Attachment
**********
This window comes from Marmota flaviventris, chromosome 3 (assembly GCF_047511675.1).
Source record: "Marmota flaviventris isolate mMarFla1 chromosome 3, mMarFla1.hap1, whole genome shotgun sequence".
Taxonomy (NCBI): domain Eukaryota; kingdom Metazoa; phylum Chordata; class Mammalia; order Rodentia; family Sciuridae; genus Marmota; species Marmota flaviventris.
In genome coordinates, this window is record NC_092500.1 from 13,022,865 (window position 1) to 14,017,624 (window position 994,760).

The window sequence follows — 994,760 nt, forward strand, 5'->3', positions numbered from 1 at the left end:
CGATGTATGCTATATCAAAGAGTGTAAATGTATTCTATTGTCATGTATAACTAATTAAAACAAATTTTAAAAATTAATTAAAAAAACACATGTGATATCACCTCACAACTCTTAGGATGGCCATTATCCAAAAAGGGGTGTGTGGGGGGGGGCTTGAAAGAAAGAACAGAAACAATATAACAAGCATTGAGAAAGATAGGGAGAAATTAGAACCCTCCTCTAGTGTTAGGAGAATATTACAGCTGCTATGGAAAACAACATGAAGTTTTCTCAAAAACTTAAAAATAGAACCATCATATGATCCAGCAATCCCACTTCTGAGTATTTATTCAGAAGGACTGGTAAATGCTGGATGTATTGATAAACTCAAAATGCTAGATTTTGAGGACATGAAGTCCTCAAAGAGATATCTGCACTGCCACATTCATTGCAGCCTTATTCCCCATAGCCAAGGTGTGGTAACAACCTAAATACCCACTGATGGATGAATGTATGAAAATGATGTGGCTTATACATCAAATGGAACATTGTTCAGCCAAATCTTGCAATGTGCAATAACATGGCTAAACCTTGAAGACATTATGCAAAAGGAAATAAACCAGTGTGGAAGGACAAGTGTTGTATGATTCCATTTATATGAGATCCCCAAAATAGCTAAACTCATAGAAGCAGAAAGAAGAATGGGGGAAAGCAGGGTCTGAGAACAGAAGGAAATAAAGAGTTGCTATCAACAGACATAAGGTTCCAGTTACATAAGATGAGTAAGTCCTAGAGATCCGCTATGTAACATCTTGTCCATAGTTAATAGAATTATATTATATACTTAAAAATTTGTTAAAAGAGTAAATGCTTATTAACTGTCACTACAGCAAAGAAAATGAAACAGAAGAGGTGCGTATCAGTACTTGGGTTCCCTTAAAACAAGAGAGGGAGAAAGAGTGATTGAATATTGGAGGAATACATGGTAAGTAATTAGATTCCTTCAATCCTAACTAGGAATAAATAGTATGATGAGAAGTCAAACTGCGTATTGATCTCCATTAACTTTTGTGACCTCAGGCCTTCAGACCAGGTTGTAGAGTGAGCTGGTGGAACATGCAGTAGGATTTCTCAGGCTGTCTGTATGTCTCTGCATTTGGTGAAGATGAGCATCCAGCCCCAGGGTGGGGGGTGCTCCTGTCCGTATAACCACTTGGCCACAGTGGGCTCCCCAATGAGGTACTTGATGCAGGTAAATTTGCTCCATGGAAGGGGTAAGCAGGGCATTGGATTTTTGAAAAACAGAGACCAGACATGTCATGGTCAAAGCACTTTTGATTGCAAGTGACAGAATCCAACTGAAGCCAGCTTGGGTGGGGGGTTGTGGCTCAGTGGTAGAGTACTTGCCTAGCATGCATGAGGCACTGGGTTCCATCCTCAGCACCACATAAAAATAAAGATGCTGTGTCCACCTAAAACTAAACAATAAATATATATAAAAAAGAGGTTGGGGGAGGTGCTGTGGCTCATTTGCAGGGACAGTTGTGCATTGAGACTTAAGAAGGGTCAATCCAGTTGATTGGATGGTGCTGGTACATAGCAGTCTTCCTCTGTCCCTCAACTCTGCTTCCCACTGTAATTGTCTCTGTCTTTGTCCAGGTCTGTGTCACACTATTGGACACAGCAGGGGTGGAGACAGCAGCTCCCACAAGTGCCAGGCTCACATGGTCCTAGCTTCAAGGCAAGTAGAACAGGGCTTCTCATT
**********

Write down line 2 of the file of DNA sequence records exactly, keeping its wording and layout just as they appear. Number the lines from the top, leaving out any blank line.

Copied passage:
Source record: "Marmota flaviventris isolate mMarFla1 chromosome 3, mMarFla1.hap1, whole genome shotgun sequence".